Just in time for Valentine’s Day, a heartwarming romantic film is ready to tug at your heart strings. Women and girls will be dragging their boyfriends, husbands or other friends to see ‘The Vow’ this weekend. The movie features the story of a woman who is in an awful car crash and wakes up with no recollection of the past five years- including that fact that she is married to her husband. The movie follows his struggle to make his wife fall in love with him again. Sigh. So romantic.

But doctors and real life amnesia victims are shaking their heads that Hollywood has gotten it wrong again. Their version of an amnesia victim is not realistic.

The director defends the movie saying that he put in special direction to make it as authentic as possible. But stopped short of one of the most common- a shaved head. (Amnesia victims tend to have a shaved head so the doctor can drill a hull into the skull to relieve pressure on the brain from any swelling.) Because, let’s be honest, no one wants to see a Hollywood starlet with a shaved noggin.

So what else is Hollywood getting wrong about amnesia?

First off, profound amnesia (where the victim forgets everything) is extremely rare. But the movies make it seem like that is the only type of amnesia- think “The Bourne” series or that famous twin episode of  “Full House”.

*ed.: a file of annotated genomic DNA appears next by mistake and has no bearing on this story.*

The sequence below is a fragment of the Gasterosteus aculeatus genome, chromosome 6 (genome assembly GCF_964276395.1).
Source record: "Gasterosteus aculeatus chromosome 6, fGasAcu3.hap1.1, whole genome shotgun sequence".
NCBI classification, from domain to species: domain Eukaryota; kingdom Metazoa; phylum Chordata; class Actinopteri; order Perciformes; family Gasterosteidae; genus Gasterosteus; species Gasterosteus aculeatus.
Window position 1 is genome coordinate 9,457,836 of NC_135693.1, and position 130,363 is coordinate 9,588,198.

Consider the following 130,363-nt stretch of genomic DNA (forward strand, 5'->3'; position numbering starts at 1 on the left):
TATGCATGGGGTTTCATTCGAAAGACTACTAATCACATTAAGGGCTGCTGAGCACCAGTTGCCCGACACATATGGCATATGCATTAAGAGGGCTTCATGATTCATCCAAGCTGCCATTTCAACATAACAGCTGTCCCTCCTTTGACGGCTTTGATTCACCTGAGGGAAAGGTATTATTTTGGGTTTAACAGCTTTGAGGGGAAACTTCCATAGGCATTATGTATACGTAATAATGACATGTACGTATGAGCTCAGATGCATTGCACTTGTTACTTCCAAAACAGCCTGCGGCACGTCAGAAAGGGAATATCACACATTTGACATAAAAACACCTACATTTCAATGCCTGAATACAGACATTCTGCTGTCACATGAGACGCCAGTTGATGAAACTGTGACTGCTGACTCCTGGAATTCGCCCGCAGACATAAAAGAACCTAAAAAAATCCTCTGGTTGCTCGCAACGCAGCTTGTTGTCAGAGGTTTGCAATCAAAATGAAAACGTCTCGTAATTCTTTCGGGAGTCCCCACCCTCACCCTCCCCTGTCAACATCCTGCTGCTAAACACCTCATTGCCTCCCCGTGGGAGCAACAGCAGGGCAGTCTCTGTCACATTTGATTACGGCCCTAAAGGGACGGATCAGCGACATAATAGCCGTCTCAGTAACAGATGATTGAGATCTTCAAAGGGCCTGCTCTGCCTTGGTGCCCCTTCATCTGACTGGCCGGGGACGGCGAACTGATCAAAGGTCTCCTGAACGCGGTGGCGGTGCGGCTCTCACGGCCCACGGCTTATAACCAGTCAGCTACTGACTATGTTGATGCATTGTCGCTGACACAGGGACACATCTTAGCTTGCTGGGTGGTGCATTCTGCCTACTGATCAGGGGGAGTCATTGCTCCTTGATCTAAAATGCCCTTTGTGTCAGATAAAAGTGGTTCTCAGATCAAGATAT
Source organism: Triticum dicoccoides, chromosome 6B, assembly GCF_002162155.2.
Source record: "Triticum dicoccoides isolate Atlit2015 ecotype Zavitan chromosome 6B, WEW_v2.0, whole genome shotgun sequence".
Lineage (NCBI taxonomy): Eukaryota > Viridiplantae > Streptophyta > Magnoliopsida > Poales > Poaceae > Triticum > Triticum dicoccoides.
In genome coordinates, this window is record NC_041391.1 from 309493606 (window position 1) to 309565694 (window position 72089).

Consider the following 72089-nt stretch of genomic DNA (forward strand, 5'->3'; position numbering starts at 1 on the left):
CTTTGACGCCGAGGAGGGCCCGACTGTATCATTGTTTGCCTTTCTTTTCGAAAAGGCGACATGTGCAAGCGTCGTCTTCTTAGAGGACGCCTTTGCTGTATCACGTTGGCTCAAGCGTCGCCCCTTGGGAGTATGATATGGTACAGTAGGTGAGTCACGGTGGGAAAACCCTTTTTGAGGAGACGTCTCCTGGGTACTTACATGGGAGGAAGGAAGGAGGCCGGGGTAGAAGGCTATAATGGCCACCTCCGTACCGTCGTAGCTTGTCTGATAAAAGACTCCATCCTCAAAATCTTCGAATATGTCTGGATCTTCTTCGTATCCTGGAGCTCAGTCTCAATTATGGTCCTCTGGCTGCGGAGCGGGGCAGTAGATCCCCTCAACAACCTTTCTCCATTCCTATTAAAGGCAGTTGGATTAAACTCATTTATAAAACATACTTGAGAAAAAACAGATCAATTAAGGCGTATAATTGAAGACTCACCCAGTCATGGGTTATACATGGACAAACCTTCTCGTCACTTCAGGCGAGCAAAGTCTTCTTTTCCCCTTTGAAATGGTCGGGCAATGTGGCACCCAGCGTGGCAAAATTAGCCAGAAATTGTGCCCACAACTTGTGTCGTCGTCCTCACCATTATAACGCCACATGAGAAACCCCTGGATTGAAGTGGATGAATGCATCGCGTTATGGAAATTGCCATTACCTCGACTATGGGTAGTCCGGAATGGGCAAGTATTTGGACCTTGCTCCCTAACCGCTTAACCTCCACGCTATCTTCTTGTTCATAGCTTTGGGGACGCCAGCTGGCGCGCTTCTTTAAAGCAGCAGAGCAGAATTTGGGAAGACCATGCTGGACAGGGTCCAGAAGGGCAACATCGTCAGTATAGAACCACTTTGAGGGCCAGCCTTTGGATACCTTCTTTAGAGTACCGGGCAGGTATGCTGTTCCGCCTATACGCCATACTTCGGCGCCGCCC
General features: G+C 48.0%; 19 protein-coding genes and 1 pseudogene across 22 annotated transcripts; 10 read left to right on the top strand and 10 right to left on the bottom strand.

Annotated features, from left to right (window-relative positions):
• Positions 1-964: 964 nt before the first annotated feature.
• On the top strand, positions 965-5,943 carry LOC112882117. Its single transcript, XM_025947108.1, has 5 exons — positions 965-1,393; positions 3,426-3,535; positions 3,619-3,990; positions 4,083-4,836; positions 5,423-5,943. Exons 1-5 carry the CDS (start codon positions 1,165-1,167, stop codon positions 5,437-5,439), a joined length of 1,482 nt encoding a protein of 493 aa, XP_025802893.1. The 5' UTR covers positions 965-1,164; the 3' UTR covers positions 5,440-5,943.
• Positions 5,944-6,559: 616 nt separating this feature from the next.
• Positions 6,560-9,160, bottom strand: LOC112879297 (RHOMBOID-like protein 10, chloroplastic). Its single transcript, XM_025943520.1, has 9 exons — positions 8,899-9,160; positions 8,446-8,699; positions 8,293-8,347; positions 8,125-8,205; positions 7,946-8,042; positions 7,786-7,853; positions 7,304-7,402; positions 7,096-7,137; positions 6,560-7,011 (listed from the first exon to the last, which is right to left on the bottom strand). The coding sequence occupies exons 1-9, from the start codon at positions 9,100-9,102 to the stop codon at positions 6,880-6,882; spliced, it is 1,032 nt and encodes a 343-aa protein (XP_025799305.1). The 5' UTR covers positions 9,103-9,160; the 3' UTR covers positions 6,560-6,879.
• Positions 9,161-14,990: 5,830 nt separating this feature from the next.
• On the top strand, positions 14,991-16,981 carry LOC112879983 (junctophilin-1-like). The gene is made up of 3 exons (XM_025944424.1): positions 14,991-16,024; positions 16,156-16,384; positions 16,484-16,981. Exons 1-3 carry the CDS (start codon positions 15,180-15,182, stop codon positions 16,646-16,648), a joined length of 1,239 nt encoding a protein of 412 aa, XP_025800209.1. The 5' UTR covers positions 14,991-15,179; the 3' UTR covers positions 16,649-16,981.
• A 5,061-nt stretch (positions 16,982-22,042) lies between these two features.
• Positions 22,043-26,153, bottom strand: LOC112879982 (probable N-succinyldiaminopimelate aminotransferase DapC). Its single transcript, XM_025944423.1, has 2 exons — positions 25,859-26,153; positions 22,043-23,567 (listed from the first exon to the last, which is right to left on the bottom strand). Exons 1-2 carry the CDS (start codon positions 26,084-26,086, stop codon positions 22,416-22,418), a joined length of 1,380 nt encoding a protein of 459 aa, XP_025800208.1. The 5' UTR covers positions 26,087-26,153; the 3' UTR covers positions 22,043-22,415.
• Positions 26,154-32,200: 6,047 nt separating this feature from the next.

In the Hollywood version, the memory is completely gone, but suddenly it all comes back to the victim and they live happily ever after. This is not the case for real-life amnesia victims.

Generally, amnesia comes in two types: retrograde and anterograde. Anterograde amnesia is the kind Hollywood enjoys glamorizing. It is when the victim cannot remember past events or details. He or she often remembers who himself is, but not other people around him.

Retrograde amnesia is the most common. The victim is unable to formulate new memories and long new information. Childhood memories remain intact and easy to draw upon, but new information like who is the current president or what year it is may be lost. And intelligence- knowing about certain things- is also not lost. Speech, reading and other communication skills are still intact.

Hollywood exaggerates the causes of amnesia as well. Amnesia can be caused by a stroke, brain problems (inflammation due to a virus, lack of oxygen from a heart attack) or seizures. Amnesia can have psychological ties as well. If someone has suffered a traumatic event- like a violent crime- memory loss could be side effect. It is very rare for a head trauma to cause amnesia, even in a really bad car accident. Sure, serious head trauma might make the victim confused or disoriented, but total amnesia is extremely rare.

So why do we feed into Hollywood’s perception of amnesia? Movie-goers love the idea of someone getting a second chance at life. Wouldn’t we all like to forget the stupid things we’ve done for a chance to start over?

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